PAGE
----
Posttraumatic stress disorder in people with visual impairment compared with the general population
Peer reviewed, Journal article
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Original versionInternational Journal of Environmental Research and Public Health (IJERPH). 2022, 19 (2), 619-619. 10.3390/ijerph19020619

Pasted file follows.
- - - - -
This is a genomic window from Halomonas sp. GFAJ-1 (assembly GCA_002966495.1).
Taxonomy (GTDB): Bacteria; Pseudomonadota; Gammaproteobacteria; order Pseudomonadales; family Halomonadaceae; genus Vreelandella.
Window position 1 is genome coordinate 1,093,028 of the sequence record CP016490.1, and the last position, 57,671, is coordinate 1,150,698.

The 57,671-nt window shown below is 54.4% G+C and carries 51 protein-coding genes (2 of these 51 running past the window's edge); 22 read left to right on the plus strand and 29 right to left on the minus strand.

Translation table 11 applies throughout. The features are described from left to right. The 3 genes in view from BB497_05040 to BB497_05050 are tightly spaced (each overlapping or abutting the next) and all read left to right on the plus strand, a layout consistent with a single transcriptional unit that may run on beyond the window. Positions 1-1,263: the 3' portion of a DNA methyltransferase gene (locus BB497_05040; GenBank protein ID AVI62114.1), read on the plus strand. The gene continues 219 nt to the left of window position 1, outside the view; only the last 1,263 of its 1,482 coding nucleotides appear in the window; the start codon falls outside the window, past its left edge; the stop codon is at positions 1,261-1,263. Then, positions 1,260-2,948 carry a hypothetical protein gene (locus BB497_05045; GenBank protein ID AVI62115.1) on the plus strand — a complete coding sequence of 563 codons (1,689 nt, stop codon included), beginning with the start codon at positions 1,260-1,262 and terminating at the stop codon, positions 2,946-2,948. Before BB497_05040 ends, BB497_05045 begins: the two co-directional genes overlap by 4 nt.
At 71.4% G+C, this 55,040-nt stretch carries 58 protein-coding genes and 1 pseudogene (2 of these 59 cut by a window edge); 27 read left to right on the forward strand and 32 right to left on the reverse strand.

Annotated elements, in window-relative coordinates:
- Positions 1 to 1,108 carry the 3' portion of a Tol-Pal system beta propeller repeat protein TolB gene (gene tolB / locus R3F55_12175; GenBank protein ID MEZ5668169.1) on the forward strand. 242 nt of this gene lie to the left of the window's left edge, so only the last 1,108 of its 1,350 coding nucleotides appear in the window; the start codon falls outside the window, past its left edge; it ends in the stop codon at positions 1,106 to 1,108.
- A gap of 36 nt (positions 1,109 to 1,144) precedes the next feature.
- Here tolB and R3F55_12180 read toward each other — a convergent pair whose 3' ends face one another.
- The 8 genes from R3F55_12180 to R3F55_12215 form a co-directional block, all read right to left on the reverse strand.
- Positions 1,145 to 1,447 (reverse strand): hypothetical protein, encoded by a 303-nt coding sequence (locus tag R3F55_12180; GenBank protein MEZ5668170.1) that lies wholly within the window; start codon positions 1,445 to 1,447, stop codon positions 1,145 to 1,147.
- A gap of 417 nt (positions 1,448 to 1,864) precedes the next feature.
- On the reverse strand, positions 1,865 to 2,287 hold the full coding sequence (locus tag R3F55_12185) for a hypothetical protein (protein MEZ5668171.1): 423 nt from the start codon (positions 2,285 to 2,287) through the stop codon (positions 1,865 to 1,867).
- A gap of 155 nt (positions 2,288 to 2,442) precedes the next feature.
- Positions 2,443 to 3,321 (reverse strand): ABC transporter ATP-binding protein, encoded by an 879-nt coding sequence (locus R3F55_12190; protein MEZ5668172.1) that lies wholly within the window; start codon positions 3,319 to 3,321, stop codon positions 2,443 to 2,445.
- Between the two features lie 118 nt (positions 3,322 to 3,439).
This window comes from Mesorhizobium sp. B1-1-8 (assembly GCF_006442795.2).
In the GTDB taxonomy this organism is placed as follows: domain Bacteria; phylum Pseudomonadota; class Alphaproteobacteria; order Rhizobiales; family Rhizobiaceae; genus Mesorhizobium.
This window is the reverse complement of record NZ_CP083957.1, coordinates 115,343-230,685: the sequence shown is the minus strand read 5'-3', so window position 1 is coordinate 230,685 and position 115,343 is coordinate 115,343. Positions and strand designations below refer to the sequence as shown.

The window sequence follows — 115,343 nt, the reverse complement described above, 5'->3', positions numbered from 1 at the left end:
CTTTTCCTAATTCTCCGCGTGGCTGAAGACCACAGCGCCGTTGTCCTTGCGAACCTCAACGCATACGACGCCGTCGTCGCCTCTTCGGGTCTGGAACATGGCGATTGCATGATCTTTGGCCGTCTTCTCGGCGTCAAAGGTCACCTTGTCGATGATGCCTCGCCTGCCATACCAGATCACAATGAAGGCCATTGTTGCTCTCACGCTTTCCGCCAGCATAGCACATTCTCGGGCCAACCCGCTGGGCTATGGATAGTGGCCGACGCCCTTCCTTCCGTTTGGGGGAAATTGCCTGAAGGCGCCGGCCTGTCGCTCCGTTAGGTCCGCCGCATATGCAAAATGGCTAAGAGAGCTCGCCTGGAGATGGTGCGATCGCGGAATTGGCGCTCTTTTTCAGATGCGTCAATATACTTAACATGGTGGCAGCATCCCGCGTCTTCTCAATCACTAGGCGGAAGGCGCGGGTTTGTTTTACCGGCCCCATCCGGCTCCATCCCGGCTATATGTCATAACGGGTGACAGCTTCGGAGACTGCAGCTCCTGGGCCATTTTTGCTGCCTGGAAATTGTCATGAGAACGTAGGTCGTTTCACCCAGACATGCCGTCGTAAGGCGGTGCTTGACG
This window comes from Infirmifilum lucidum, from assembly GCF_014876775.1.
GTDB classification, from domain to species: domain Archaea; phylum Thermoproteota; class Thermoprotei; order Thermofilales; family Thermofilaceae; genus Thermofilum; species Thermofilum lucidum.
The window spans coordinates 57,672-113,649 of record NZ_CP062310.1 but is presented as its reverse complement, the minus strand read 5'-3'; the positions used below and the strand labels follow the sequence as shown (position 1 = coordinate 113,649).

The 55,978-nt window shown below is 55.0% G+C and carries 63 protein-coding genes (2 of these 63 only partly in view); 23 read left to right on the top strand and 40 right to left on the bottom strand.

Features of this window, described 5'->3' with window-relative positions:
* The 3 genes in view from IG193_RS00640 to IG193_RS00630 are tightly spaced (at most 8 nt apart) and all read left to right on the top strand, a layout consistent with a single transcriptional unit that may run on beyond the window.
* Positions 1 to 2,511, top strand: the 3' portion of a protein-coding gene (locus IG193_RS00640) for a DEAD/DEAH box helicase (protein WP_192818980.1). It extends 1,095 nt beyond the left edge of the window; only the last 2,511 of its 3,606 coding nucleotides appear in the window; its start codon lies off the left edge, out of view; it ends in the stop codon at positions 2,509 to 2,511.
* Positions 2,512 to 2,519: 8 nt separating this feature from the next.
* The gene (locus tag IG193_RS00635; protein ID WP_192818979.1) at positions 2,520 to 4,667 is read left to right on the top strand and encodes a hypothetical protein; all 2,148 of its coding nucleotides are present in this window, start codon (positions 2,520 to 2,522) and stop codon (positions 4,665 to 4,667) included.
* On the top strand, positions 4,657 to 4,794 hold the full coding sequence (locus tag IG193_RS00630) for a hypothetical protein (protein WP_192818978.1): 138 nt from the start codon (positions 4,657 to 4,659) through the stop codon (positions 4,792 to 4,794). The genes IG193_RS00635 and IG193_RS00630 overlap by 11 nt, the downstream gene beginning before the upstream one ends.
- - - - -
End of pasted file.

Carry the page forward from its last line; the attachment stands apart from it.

Background: People with a visual impairment appear to have an increased risk of experiencing potentially traumatizing life events and possibly also subsequently developing post-traumatic stress disorder (PTSD). This study investigated the point prevalence of PTSD in people with a visual impairment compared with the general population of Norway and examined factors associated with PTSD among people with a visual impairment. Methods: A telephone-based survey was administered to a probability sample of 1216 adults with a visual impairment. Of these, 736 (61% response rate) participated. A probability sample from the general population served as a reference (n = 1792, 36% response rate). PTSD was measured with the PTSD Checklist for the DSM-5 (PCL-5), based on the currently most bothersome event reported from the Life Events Checklist for DSM-5 (LEC-5). We used the DSM-5 diagnostic guidelines to categorize participants as fulfilling the PTSD symptom criteria or not. Results: The prevalence of PTSD was higher among people with a visual impairment than in the general population, both for men (9.0% vs. 3.8%) and women (13.9% vs. 8.5%). The prevalence rates of PTSD from the illness or injury that had caused the vision loss (men 3.9%, women 2.2%) accounted for a considerable part of the difference between the populations. For women, PTSD related to sexual assaults also contributed significantly to a higher PTSD prevalence in the visually impaired versus the general population (5.2% vs. 2.2%), while for men there were no other event categories which resulted in significant differences. Among people with a visual impairment, the higher risk of PTSD was associated with lower age, female gender, having acquired the vision loss, and having other impairments in addition to the vision loss. Conclusion: The higher prevalence of PTSD in people with a visual impairment suggests that vulnerability to mental health problems is associated with serious life events. The higher incidence than in the general population is partly due to the illness or injury that had led to the vision loss and partly due to people with vision loss appearing to be more vulnerable through exposure to other types of potentially traumatizing events, such as sexual abuse.